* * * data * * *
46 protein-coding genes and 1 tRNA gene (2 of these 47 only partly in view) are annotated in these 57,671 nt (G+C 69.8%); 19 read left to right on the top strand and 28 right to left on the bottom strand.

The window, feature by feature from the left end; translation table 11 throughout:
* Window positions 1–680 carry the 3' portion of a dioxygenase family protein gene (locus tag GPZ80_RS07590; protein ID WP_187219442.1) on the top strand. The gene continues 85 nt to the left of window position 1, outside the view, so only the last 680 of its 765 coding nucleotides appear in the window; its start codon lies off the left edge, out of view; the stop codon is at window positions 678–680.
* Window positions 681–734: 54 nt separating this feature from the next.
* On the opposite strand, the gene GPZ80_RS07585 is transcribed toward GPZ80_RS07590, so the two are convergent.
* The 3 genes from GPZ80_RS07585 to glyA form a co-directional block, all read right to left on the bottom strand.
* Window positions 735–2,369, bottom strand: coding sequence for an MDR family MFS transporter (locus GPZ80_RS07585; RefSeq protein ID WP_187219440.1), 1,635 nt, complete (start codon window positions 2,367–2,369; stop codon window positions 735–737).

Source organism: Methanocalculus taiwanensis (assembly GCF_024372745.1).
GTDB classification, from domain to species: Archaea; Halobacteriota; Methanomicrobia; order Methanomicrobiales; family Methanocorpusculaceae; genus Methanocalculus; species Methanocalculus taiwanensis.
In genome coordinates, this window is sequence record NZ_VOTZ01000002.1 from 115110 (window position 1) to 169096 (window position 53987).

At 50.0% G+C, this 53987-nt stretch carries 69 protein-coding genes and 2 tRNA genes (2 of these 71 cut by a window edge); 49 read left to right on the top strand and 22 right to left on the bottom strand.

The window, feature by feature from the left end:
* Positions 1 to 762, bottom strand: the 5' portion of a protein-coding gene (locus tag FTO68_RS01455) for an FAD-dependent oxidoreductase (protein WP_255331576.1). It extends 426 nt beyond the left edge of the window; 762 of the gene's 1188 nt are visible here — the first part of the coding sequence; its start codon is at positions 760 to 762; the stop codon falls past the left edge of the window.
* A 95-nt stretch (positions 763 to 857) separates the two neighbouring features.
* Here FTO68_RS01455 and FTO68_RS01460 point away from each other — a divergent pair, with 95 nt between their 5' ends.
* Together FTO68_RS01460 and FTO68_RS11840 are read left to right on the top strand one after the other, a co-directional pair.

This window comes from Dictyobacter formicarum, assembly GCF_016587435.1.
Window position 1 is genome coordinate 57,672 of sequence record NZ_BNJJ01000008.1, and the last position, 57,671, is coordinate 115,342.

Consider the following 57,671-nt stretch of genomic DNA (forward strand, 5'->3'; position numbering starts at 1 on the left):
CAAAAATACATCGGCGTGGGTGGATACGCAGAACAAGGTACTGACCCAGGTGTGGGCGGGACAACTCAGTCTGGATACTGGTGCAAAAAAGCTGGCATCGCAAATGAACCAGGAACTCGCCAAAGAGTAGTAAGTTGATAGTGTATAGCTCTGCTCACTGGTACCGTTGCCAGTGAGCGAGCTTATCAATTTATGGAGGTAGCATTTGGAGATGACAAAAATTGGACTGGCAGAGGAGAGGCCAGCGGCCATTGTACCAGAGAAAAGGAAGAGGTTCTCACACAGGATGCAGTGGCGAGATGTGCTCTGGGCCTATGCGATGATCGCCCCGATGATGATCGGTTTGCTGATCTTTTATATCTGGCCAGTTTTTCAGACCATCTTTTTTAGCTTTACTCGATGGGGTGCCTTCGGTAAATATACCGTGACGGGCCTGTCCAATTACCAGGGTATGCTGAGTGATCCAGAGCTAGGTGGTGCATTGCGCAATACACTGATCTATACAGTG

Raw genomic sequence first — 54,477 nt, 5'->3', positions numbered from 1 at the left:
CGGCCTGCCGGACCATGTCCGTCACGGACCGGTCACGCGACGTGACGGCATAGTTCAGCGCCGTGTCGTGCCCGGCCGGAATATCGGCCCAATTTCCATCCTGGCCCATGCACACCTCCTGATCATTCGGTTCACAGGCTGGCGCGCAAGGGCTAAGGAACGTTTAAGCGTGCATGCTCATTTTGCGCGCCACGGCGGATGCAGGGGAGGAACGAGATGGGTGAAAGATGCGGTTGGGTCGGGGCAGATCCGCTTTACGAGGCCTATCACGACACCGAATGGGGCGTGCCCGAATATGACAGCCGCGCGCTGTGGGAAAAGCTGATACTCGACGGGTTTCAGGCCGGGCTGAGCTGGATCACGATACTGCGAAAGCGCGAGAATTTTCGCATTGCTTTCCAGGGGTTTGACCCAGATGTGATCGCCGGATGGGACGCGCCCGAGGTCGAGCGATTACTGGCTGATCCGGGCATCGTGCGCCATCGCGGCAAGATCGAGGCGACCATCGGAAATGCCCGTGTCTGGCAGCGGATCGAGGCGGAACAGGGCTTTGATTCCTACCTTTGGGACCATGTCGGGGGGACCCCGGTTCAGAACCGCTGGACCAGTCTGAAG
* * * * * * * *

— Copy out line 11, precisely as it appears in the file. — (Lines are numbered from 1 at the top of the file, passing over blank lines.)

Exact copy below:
At 50.0% G+C, this 53987-nt stretch carries 69 protein-coding genes and 2 tRNA genes (2 of these 71 cut by a window edge); 49 read left to right on the top strand and 22 right to left on the bottom strand.